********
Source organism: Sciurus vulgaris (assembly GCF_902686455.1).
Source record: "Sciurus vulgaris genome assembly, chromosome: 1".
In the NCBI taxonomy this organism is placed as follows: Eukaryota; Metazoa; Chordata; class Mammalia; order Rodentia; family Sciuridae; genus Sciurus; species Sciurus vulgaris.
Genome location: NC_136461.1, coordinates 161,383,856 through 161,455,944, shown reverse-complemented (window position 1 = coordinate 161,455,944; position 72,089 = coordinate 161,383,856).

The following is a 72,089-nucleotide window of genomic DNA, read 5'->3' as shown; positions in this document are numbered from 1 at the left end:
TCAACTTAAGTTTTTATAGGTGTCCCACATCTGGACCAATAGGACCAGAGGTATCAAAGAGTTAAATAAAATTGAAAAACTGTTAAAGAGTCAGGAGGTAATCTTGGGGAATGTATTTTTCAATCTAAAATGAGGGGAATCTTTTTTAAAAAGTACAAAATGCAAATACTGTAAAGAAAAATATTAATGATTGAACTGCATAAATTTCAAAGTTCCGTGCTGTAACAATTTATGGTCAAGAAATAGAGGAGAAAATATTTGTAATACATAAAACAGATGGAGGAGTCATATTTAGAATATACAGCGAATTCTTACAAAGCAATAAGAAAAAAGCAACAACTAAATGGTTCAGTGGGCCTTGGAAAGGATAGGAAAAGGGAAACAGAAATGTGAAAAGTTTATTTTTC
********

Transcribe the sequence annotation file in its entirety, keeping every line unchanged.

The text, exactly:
Source organism: Sciurus vulgaris (assembly GCF_902686455.1).
Source record: "Sciurus vulgaris genome assembly, chromosome: 1".
In the NCBI taxonomy this organism is placed as follows: Eukaryota; Metazoa; Chordata; class Mammalia; order Rodentia; family Sciuridae; genus Sciurus; species Sciurus vulgaris.
Genome location: NC_136461.1, coordinates 161,383,856 through 161,455,944, shown reverse-complemented (window position 1 = coordinate 161,455,944; position 72,089 = coordinate 161,383,856).

The following is a 72,089-nucleotide window of genomic DNA, read 5'->3' as shown; positions in this document are numbered from 1 at the left end:
TCAACTTAAGTTTTTATAGGTGTCCCACATCTGGACCAATAGGACCAGAGGTATCAAAGAGTTAAATAAAATTGAAAAACTGTTAAAGAGTCAGGAGGTAATCTTGGGGAATGTATTTTTCAATCTAAAATGAGGGGAATCTTTTTTAAAAAGTACAAAATGCAAATACTGTAAAGAAAAATATTAATGATTGAACTGCATAAATTTCAAAGTTCCGTGCTGTAACAATTTATGGTCAAGAAATAGAGGAGAAAATATTTGTAATACATAAAACAGATGGAGGAGTCATATTTAGAATATACAGCGAATTCTTACAAAGCAATAAGAAAAAAGCAACAACTAAATGGTTCAGTGGGCCTTGGAAAGGATAGGAAAAGGGAAACAGAAATGTGAAAAGTTTATTTTTC